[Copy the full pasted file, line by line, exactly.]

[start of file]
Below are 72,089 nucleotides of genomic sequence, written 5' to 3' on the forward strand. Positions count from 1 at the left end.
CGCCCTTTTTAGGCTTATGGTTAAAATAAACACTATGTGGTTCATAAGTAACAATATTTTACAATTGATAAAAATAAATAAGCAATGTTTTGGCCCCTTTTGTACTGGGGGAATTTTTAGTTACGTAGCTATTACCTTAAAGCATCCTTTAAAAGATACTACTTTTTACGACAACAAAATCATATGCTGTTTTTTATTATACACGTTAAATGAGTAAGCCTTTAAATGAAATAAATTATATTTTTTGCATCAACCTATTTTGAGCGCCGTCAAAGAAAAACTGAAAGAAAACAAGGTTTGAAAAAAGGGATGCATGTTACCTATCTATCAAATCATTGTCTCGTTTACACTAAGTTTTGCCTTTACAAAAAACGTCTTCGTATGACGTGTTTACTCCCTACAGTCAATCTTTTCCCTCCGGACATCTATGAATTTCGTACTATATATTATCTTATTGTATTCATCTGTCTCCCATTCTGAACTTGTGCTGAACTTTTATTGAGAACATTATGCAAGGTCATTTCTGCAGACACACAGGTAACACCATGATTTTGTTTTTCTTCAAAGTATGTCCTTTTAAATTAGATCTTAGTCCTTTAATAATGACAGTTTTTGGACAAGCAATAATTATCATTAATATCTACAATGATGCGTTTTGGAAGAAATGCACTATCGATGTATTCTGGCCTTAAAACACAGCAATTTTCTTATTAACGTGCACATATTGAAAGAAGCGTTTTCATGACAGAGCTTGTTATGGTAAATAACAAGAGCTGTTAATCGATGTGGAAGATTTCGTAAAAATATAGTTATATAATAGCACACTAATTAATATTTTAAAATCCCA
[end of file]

Below are 72,089 nucleotides of genomic sequence, written 5' to 3' on the forward strand. Positions count from 1 at the left end.
CGCCCTTTTTAGGCTTATGGTTAAAATAAACACTATGTGGTTCATAAGTAACAATATTTTACAATTGATAAAAATAAATAAGCAATGTTTTGGCCCCTTTTGTACTGGGGGAATTTTTAGTTACGTAGCTATTACCTTAAAGCATCCTTTAAAAGATACTACTTTTTACGACAACAAAATCATATGCTGTTTTTTATTATACACGTTAAATGAGTAAGCCTTTAAATGAAATAAATTATATTTTTTGCATCAACCTATTTTGAGCGCCGTCAAAGAAAAACTGAAAGAAAACAAGGTTTGAAAAAAGGGATGCATGTTACCTATCTATCAAATCATTGTCTCGTTTACACTAAGTTTTGCCTTTACAAAAAACGTCTTCGTATGACGTGTTTACTCCCTACAGTCAATCTTTTCCCTCCGGACATCTATGAATTTCGTACTATATATTATCTTATTGTATTCATCTGTCTCCCATTCTGAACTTGTGCTGAACTTTTATTGAGAACATTATGCAAGGTCATTTCTGCAGACACACAGGTAACACCATGATTTTGTTTTTCTTCAAAGTATGTCCTTTTAAATTAGATCTTAGTCCTTTAATAATGACAGTTTTTGGACAAGCAATAATTATCATTAATATCTACAATGATGCGTTTTGGAAGAAATGCACTATCGATGTATTCTGGCCTTAAAACACAGCAATTTTCTTATTAACGTGCACATATTGAAAGAAGCGTTTTCATGACAGAGCTTGTTATGGTAAATAACAAGAGCTGTTAATCGATGTGGAAGATTTCGTAAAAATATAGTTATATAATAGCACACTAATTAATATTTTAAAATCCCA